Schedule 7 and the Security State

Schedule 7 of the Terrorism Act 2000 (brought in by Tony Blair’s Labour government BEFORE the 9/11 attacks on which the loss of much of our liberties is explained) makes very interesting reading.

Paragraph 2 of schedule 7 says that you can be questioned “for the purpose of determining whether [you] appear[s] to be a person falling within section 40(1)(b)”

40(1)(b) defines a terrorist as someone who ‘is or has been concerned in the commission, preparation or instigation of acts of terrorism.’

It is difficult to see how David Miranda fits in to that definition.  However, that’s not the point… because the police are entitled to question you, me anyone, for the purpose of ascertaining whether we appear to be terrorists, even if they don’t really think or believe that we are, and even if they know that we are not.  They have absolute discretion to stop anyone they like for the purpose of determining whether you ‘appear’ to be a terrorist.  In fact according to paragraph 2 sub paragraph 4 says that ‘An examining officer may exercise his powers under this paragraph whether or not he has grounds for suspecting that a person falls within section 40(1)(b).’

It gets worse.   We might think, well that’s OK – it’s only when we’re in airports because this legislation is only designed for borders and port areas, and we’re hardly ever in such places.  It is true that the police can only exercise these powers in a ‘port’ or ‘border area’.  The border area is defined as a place within 1 mile of the border between Northern Ireland and the Republic of Ireland, or at the first stop of a train which comes over the border from the Republic of Ireland.

A port is defined as any place “if an examining officer believes that the person—(a)has gone there for the purpose of embarking on a ship or aircraft, or (b)has arrived there on disembarking from a ship or aircraft” Under a 2001 amendment this refers to any air travel _within_ the UK.  Ship is not defined.  We are only told that it includes a hovercraft.  Perhaps the we should be extra careful when embarking on the Browsea Island Ferry?

So, the next time you travel on a flight from Manchester to Southampton or from Luton to Edinburgh, or get on a ‘ship’ you can, lawfully (on the restricted definition of lawful as ‘something on the statute-book’),  be questioned, without reasonable cause, suspicion or evidence.   During that questioning you must:

(a) give the examining officer any information in [your] possession which the officer requests;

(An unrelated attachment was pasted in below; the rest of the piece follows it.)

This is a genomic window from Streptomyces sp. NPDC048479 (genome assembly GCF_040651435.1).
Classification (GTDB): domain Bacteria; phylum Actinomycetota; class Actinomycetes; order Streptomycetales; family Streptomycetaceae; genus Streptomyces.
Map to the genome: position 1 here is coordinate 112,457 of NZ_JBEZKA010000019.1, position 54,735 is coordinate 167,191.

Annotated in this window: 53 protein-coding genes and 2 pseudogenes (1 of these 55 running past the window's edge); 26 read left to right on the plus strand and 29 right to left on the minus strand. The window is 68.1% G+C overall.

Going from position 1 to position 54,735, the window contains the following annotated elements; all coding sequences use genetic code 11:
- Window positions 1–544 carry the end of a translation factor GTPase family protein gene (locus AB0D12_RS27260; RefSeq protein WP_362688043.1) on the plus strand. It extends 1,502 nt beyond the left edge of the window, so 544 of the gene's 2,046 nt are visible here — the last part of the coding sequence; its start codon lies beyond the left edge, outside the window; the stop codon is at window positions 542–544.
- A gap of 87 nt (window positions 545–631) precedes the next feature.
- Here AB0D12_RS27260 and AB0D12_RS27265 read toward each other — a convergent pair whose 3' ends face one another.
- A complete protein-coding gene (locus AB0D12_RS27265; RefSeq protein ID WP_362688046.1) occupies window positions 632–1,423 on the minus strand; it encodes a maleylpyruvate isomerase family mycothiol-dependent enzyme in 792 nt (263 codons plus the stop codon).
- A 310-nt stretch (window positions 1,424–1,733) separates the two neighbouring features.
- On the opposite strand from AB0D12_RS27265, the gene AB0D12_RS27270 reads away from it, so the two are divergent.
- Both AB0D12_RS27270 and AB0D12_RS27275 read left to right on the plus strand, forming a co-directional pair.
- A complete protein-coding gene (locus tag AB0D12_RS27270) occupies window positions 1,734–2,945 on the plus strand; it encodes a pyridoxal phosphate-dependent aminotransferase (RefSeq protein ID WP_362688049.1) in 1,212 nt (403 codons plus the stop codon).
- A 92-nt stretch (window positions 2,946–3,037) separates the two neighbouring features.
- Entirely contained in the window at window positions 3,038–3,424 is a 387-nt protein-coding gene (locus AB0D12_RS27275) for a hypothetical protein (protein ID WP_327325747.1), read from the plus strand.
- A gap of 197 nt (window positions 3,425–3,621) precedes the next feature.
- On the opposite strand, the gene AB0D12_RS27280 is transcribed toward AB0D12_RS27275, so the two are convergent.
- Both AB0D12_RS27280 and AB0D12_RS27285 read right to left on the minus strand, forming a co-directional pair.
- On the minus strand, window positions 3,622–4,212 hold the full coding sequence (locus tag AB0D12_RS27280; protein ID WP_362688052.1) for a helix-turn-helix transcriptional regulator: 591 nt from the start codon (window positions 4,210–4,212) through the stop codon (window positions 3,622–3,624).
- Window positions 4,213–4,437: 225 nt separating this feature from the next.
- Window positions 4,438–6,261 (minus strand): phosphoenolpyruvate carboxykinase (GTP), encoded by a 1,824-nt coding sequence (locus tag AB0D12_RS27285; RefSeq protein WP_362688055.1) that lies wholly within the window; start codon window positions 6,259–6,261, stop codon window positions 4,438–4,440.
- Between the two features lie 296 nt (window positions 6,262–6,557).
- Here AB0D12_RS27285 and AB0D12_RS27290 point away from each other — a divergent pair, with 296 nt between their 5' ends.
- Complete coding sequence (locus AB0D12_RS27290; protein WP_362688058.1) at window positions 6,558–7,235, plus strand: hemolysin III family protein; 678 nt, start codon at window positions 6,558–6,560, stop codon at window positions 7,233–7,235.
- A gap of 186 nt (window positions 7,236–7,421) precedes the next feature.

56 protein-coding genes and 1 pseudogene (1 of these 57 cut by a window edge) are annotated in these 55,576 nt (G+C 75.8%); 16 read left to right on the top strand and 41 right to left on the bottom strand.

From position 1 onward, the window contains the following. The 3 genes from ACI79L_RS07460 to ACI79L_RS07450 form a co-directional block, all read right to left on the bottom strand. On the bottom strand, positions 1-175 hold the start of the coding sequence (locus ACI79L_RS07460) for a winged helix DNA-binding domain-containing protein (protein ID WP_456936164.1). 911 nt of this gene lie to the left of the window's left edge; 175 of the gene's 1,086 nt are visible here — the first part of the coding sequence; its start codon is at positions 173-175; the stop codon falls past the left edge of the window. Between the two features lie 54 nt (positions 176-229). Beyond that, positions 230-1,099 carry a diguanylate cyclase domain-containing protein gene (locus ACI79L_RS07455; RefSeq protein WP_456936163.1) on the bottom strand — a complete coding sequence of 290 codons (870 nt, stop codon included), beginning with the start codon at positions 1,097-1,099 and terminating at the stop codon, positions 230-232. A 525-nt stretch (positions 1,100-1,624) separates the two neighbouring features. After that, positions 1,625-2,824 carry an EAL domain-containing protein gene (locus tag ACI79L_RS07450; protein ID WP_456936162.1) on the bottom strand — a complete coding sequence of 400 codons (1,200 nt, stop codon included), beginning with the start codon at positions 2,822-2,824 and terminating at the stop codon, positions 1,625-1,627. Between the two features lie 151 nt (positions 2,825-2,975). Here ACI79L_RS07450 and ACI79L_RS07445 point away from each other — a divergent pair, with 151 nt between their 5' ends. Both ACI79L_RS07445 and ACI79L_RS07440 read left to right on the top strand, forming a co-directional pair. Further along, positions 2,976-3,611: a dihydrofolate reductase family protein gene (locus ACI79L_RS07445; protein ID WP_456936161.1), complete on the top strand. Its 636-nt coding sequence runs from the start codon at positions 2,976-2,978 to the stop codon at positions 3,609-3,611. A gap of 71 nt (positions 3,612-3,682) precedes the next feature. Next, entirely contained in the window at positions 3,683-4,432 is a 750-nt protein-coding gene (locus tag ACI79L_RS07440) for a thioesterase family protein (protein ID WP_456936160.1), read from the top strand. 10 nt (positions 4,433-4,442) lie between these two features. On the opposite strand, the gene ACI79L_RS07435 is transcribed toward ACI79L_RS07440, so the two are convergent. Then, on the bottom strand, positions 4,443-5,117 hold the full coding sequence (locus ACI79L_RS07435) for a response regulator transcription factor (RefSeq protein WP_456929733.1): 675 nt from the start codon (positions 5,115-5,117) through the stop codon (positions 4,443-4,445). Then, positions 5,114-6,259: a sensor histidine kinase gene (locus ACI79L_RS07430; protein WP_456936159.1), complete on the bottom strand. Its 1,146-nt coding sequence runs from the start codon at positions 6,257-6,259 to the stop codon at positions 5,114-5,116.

(b) give the examining officer on request either a valid passport which includes a photograph or another document which establishes [your] identity;

(c) declare whether [you have with you] documents of a kind specified by the examining officer;

(d) give the examining officer on request any document which [you have with you] and which is of a kind specified by the officer.

Other ‘goods’ and ‘things’ can be seized under paragraphs 9 to 11.  The examining officer may retain such ‘goods’ or ‘things’ while he ‘believes that [they] may be needed for use as evidence in criminal proceedings.’

So, what procedural protections are in place to protect the rights of those questioned under Schedule 7?  Well – I can’t find much.  The questioning can only(!) last up to 9 hours.  You have no right to a phone call.  You have no right to legal advice.  You have no protection under PACE (the code specifically carves out Schedule 7).  Schedule 14 of the Terrorism Act 2000 gives the officer the power to ‘use reasonable force’ in exercising Schedule 7 powers.  Schedule 14 also requires that ‘The Secretary of State shall issue codes of practice about the exercise by officers of functions conferred on them by virtue of this Act’, which can be brought into force by order – i.e. with the minimum of fuss and parliamentary oversight.

The only codes that I can find that relate to Schedule 7 are here:

The code requires refreshment and an explanation of the circumstances in which the person is being questioned.   The officer has only to summon up a reasonable belief that the detainee has concealed some information before he can peform a strip search (but not body cavity search).  There are draft codes for videoing such questioning, but these are not in force.  None of the other PACE protections are present.

You might think that you would resist – and you might be tough enough to do that. David Miranda must have known that he was at risk of this sort of intervention, and perhaps he prepared for it.  He was forced to give up his passwords.  The officers can ask you about anything.  State sponsored fishing expeditions into your private life can be undertaken if you step onto an air-plane or ship.  If you do continue to refuse to co-operate over the 9 hours that you’re questioned without recourse to legal advice, perhaps after being strip searched, with no idea whether your friends know where you are, then you face up to three months in jail.

And it is all, totally, lawful.    This sort of legislation is so dangerous because it is so widely defined and can be so readily and quickly abused.  This is another case which shows that we need to retain membership of the ECHR.

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